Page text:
I admit that I began writing this week’s article immediately following Wednesday night’s loss at Minnesota.
I was so frustrated that I could not go to sleep right away, which I believe was the case for many who watched last night’s game slip away from the Hoosiers.
Jerod Morris made a great suggestion that we use this week’s IU Artifacts post to revisit one of the higher points from the Tom Crean era. In light of the current season, I could not agree more.
Tom Crean lands his most important recruit
In the fall of 2010, my wife and I were living in Broad Ripple (just north of downtown Indianapolis). I can remember vividly pacing around the house in anticipation of Cody Zeller’s press conference announcing where he was going to attend college.
I remember that Peegs had a live chat going on, and everyone was speculating on Zeller’s destination. When he announced he was going to attend “IU”, I remembered how exciting it was for such an important in-state player to be heading to Bloomington after only Tom Crean’s third year cleaning up the mess left by Kelvin Sampson.
Crean hadn’t yet been able to lure the best of the best in the state of Indiana to Bloomington, but Zeller’s decision was a big one. After all, his two older brothers, Luke and Tyler, had not chosen IU, but instead headed to Notre Dame and North Carolina, respectively.
The 2011-12 season was important for so many reasons as the incoming Zeller would join the likes of veterans Christian Watford, Jordan Hulls, and Verdell Jones. And, let’s not forget the significance of a certain December 10th shot. IU would finish 27-9 overall (11-7 in the Big Ten) and made it all the way to the Sweet Sixteen before falling to the eventual national champions, the Kentucky Wildcats.
A season of great expectations
My wife and I were lucky enough to get season basketball tickets for the very first time in 2012-13. There was so much excitement in the air as Indiana was the preseason #1 ranked team in the country. Additionally, Cody Zeller’s appearance on the cover of Sports Illustrated gave many the impression that Indiana was, perhaps, indeed “back.”
Adding to the excitement of the season was the incoming recruiting class dubbed, “The Movement.” (Yes, I have one of the bumper stickers.)
Ron Patterson, Jeremy Hollowell, Hanner Moquera-Perea, Peter Jurkin, and Kevin “Yogi” Ferrell would be Tom Crean’s strongest recruiting class since taking the reigns at Indiana in 2008. Patterson, however, would never don the cream and crimson, as he did not qualify academically and headed to prep school (Patterson would eventually sign with Syracuse).
Indiana got off to a fast 6-0 start before facing their first major test of the season, hosting #14 North Carolina in the Big-Ten ACC Challenge. In a game that was never close, Indiana handled their business with authority, with an 83-59 victory. Cody Zeller led the way with 20 points, while Will Sheehey and Victor Oladipo added 19 points each.
Indiana did have its grounding moment of the season when it lost to unranked Butler, 88-86 in OT, in the annual Crossroads Classic in Indianapolis. But that frustrating loss may have been what the Hoosiers needed for a successful Big Ten Conference season.
IU began conference play 6-1, their lone loss to Wisconsin on January 15th. The Hoosiers would head to West Lafayette on January 30th for a battle with Purdue. Behind the efforts of Cody Zeller’s double-double, and 17 points each from Christian Watford and Victor Oladipo, Indiana would prove too much for the Boilermakers in a 97-60 victory. The loss would be the worst ever for Purdue at Mackey Arena, a definite bragging moment for every Hoosier fan.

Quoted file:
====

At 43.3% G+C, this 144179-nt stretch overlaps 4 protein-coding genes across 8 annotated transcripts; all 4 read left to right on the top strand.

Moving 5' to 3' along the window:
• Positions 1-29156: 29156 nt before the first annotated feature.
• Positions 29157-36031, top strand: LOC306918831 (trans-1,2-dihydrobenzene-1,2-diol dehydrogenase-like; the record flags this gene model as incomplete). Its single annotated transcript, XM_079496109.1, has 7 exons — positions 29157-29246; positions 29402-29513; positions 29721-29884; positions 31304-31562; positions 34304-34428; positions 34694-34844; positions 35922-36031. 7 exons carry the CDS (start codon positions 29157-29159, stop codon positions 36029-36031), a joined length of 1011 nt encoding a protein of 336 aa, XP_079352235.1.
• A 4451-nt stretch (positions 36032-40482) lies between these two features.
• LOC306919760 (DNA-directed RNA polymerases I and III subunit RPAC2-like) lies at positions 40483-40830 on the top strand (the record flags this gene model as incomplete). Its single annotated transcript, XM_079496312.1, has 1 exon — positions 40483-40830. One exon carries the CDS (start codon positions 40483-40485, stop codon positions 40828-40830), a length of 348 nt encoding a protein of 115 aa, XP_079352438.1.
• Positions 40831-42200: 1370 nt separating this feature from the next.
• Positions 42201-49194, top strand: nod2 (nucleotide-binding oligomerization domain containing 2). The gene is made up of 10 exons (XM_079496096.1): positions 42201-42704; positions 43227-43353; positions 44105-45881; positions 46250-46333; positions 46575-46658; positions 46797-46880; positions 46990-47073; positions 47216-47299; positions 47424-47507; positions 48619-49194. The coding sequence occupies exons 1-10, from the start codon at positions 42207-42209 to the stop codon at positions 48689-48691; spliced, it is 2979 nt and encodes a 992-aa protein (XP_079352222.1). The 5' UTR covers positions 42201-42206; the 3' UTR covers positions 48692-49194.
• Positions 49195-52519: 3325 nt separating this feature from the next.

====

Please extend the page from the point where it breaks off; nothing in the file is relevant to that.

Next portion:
The next nine games would prove to be somewhat bumpy for the Hoosiers as they went 6-3 overall. IU had just regained the top overall spot in the polls when it lost 74-72 to Illinois, falling asleep on a late in-bounds play in which Illini Tyler Griffey was able to score on a layup at the buzzer.
On “Senior Day”, IU would fall to Ohio State 67-58, making for a gloomy ceremony for seniors Jordan Hulls, Christian Watford, and Derek Elston.
Big Ten champs and a #1 seed
IU would head to Ann Arbor for the final game of the conference season. Having already clinched a share of the Big Ten title, the Hoosiers held the fate in their own hands. A win against Michigan, and Indiana would win the Big Ten title outright, their first since 1993.
In a game that was a slugfest from the beginning, and came down to a Jordan Morgan missed rebound attempt that seemed to hang on the rim forever, only to lean right and miss the cylinder, IU would emerge victorious 72-71 behind 25 points and 10 rebounds from Cody Zeller, and 14 points and 13 rebounds from Victor Oladipo.
A #1 seed awaited Indiana in the 2013 NCAA Tournament, only not in the friendly confines of Indianapolis, but in Washington D.C. Nevertheless, Indiana was able to take care of business in their first two games, defeating James Madison and Temple.
Indiana would face Syracuse and their famous 2-3 zone in the Sweet Sixteen on March 28th. The game was never close from the very start as Indiana never was able to make the necessary adjustments, nor hit the needed open shots, and the Hoosiers fell to the Orange, 61-50.
The season ended way too early, but no one could argue that the excitement of Indiana basketball had returned that season. Through the struggles of the latter part of the Mike Davis era, and the tumultuous years of Kelvin Sampson, fans could once again be proud of their Indiana Hoosiers.
To see more images of unique Hoosier artifacts like this one …
- Follow @IUArtifacts on Twitter
- Check out our IU Artifacts Online Museum — you’ll just need to activate your free membership to The Assembly Call first
And if you want to contact Chris, either to contribute items to his collection or to appraise items you’re holding on to, email him at firstname.lastname@example.org.